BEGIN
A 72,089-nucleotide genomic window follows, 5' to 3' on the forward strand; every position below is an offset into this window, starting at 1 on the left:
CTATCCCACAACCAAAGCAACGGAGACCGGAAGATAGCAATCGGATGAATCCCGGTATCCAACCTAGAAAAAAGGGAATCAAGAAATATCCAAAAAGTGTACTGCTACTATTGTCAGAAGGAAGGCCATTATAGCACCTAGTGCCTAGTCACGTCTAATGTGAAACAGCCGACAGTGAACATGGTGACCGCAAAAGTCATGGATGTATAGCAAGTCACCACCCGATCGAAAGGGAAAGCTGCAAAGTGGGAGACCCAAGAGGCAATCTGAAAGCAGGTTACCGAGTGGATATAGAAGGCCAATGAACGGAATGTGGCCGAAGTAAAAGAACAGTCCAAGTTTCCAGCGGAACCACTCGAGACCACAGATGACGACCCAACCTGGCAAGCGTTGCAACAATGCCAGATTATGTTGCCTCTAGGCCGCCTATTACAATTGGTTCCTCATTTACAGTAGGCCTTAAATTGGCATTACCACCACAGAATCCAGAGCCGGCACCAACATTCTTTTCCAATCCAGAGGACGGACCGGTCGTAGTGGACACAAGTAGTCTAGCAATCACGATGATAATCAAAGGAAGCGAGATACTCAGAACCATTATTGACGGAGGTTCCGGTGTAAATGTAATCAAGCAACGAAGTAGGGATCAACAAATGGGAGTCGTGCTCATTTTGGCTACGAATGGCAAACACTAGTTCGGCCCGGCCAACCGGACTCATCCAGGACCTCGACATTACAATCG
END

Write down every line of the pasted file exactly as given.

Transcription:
A 72,089-nucleotide genomic window follows, 5' to 3' on the forward strand; every position below is an offset into this window, starting at 1 on the left:
CTATCCCACAACCAAAGCAACGGAGACCGGAAGATAGCAATCGGATGAATCCCGGTATCCAACCTAGAAAAAAGGGAATCAAGAAATATCCAAAAAGTGTACTGCTACTATTGTCAGAAGGAAGGCCATTATAGCACCTAGTGCCTAGTCACGTCTAATGTGAAACAGCCGACAGTGAACATGGTGACCGCAAAAGTCATGGATGTATAGCAAGTCACCACCCGATCGAAAGGGAAAGCTGCAAAGTGGGAGACCCAAGAGGCAATCTGAAAGCAGGTTACCGAGTGGATATAGAAGGCCAATGAACGGAATGTGGCCGAAGTAAAAGAACAGTCCAAGTTTCCAGCGGAACCACTCGAGACCACAGATGACGACCCAACCTGGCAAGCGTTGCAACAATGCCAGATTATGTTGCCTCTAGGCCGCCTATTACAATTGGTTCCTCATTTACAGTAGGCCTTAAATTGGCATTACCACCACAGAATCCAGAGCCGGCACCAACATTCTTTTCCAATCCAGAGGACGGACCGGTCGTAGTGGACACAAGTAGTCTAGCAATCACGATGATAATCAAAGGAAGCGAGATACTCAGAACCATTATTGACGGAGGTTCCGGTGTAAATGTAATCAAGCAACGAAGTAGGGATCAACAAATGGGAGTCGTGCTCATTTTGGCTACGAATGGCAAACACTAGTTCGGCCCGGCCAACCGGACTCATCCAGGACCTCGACATTACAATCG